Creating a Windows Ad Rotator in Visual Basic


Ad rotators are usually found on Web pages and Web applications. When you see an ad on a Web application, it is most likely an ad rotator or some variant of it. Today, I will show you how easy it is to create an ad rotator, but for a Windows form, without any Web controls.

What Is an Ad Rotator?

An ad rotator displays an advertisement banner on a Web page. This banner serves as an advertisement. It can rotate through different pictures, or just make use of one image. Irrespective of the number of images used, you are able to click the picture(s) to navigate to a Web page, depending on which image was clicked. The keyword here is Web page. Seeing the fact that we are dealing with Windows Forms here, we will have to make our own ad rotators. It is actually easier than what you may realise.

Our Visual Basic Ad Rotator Project

Start Visual Studio and create a Visual Basic Windows Forms project. Once the project has loaded, add the following onto your Form:

  • PictureBox
  • Timer. Set its Enabled property to True and give it an interval that you see fit.
  • ToolTip

I have kept the default names for all objects on my form; you are welcome to use your own names for the objects.


Before we start to code, first build the project. This will create the output folders and files. In this example, I have placed all the pictures that our adRotator will use in the Bin folder. I have created ten pictures, for example. Each picture will represent a “slide,” and each picture will be clickable and navigate to its own Web address. I have named all my images the following:

  • Pic_0.jpg
  • Pic_1.jpg
  • Pic_2.jpg
  • Pic_3.jpg
  • Pic_4.jpg
  • Pic_5.jpg
  • Pic_6.jpg
  • Pic_7.jpg
  • Pic_8.jpg
  • Pic_9.jpg

Just a note: I am not the best artist.

You may notice that all the pictures have more or less the same name—only the numbers differ. This makes it easier use in code. Imagine if the files were named like so:

  • Picture of a zero.jpg
  • Number 1.jpg
  • It looks like a number 2.jpg
  • Lucky number 3.jpg

Names such as the preceding list will cause a lot of problems in code and it will force you to hard code the figures’ values.


Add the following variables just underneath your Class declaration, making them Private level variables:

   Private strURL(9) As String 'Address Array'

   Private btSelPic As Byte 'Selected Picture'

The strURL array will be used to hold the various Web addresses. btSelPic will identify which picture was clicked.

Add the following code for the Timer’s Tick event:

   Private Sub Timer1_Tick(ByVal sender As System.Object, _
      ByVal e As System.EventArgs) Handles Timer1.Tick

      Static intPicCount As Byte   'Current Picture Shown'

      'Load Pictures From Sequential Files'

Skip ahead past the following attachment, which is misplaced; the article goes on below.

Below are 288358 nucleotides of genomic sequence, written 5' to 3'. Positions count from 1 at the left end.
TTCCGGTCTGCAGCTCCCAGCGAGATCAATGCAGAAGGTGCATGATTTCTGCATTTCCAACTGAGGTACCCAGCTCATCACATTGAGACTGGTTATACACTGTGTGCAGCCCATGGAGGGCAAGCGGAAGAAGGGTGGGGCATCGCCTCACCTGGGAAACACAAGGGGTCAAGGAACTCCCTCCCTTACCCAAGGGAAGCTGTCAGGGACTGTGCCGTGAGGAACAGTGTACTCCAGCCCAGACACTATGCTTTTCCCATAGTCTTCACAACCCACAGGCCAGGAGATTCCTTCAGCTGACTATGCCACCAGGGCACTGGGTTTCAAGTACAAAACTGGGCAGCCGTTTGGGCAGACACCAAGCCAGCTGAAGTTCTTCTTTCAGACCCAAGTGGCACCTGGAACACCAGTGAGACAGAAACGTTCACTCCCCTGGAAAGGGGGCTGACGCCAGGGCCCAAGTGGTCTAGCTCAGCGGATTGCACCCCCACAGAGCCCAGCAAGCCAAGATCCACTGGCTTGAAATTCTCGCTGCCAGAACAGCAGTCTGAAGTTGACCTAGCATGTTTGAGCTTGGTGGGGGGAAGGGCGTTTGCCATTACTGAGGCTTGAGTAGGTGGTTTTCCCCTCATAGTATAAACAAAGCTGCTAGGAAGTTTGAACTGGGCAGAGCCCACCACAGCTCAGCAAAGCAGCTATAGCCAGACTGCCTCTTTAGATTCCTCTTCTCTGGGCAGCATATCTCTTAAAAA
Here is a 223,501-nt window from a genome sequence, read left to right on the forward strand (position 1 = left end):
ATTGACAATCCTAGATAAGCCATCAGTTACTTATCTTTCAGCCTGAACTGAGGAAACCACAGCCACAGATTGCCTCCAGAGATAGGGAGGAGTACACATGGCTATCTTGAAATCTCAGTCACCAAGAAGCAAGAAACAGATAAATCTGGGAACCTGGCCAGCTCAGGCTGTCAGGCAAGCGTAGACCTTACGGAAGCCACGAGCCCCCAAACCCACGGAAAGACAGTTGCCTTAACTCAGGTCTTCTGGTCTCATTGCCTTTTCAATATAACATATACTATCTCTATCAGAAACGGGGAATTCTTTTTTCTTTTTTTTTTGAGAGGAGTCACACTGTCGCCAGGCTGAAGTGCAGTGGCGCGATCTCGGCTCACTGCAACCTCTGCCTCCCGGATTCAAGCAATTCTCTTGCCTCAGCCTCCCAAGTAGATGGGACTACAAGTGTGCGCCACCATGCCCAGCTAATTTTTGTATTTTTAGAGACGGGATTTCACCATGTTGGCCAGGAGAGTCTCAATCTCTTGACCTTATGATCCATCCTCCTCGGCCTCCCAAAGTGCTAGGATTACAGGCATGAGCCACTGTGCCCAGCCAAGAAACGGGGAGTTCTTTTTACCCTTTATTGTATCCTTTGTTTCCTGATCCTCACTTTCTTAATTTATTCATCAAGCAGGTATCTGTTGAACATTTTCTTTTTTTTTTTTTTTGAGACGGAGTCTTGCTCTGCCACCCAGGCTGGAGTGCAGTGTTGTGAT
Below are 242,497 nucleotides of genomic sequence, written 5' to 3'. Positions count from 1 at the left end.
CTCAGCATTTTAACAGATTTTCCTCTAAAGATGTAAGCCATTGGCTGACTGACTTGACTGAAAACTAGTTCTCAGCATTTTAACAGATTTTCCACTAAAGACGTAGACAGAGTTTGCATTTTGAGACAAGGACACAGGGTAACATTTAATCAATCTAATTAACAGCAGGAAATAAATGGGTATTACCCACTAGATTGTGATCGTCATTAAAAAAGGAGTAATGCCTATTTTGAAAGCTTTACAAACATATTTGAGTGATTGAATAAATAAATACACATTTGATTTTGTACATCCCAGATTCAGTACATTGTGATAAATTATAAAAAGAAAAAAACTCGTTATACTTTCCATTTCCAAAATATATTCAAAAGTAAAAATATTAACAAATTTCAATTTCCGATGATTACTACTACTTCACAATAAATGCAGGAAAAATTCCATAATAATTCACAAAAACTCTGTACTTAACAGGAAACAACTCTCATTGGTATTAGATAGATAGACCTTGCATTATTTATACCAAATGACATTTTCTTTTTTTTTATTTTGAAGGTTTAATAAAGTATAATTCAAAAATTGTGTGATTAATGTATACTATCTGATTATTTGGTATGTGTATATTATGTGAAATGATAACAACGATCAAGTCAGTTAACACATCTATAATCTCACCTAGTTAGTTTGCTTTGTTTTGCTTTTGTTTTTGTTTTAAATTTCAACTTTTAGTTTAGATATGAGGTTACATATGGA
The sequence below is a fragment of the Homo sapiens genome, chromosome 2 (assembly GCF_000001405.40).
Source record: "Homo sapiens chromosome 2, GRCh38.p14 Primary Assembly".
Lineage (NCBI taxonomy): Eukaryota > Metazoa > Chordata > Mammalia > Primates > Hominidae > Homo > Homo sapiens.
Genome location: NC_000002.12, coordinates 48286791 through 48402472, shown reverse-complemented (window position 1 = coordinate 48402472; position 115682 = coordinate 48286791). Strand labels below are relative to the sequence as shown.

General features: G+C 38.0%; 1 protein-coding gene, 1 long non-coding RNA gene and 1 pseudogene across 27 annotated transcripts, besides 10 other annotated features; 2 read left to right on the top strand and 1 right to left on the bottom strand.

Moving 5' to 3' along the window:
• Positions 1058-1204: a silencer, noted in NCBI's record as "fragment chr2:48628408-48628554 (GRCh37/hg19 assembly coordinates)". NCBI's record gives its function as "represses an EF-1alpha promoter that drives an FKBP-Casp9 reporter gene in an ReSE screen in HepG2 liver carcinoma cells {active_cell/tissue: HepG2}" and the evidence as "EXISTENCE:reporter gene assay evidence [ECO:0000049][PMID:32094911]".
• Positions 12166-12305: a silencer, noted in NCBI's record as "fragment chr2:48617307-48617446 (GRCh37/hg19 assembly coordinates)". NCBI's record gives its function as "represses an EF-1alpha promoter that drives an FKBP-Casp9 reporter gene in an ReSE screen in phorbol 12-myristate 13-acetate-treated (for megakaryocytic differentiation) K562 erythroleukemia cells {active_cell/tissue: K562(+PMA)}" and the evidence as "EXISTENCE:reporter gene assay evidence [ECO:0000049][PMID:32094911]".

PictureBox1.Image = Image.FromFile("Pic_" & _
         intPicCount.ToString() & ".jpg")

      ToolTip1.SetToolTip(PictureBox1, strURL(intPicCount))

      btSelPic = intPicCount

      intPicCount += 1   'increment Current Picture'

      If intPicCount > 9 Then intPicCount = 0   'Start Over'

   End Sub

In the Timer_Tick event, a static variable is created. This means that the sub procedure, in this case Timer_Tick, is able to remember the variables’s value after it has exited. The variable keeps incrementing, and the PictureBox’s picture gets set to the appropriate picture. If the sequence reaches 9, it simply starts all over again.

Add the Form_Load event to initialise the strURL array:

   Private Sub Form1_Load(ByVal sender As Object, _
      ByVal e As System.EventArgs) Handles MyBase.Load

      'Initialise Address / Tooltip Sequence'
      strURL = New String() {
         "http://www. _

   End Sub

Each address corresponds to an image.

Add the last event:

   Private Sub PictureBox1_Click(ByVal sender As Object, _
      ByVal e As System.EventArgs) Handles PictureBox1.Click

      'Open IE'
      System.Diagnostics.Process.Start("C:Program Files _
         Internet ExplorerIExplore.exe", strURL(btSelPic))

   End Sub

This enables us to click the picture and navigate to its associated address.

Download the Files

Please feel free to download the zip file that accompanies this article. It contains the program files and the associated images.


It is quite easy to create your own ad rotator for a Windows project when the need arises. All you need is a bit of common sense and imagination.

Hannes DuPreez
Ockert J. du Preez is a passionate coder and always willing to learn. He has written hundreds of developer articles over the years detailing his programming quests and adventures. He has written the following books: Visual Studio 2019 In-Depth (BpB Publications) JavaScript for Gurus (BpB Publications) He was the Technical Editor for Professional C++, 5th Edition (Wiley) He was a Microsoft Most Valuable Professional for .NET (2008–2017).

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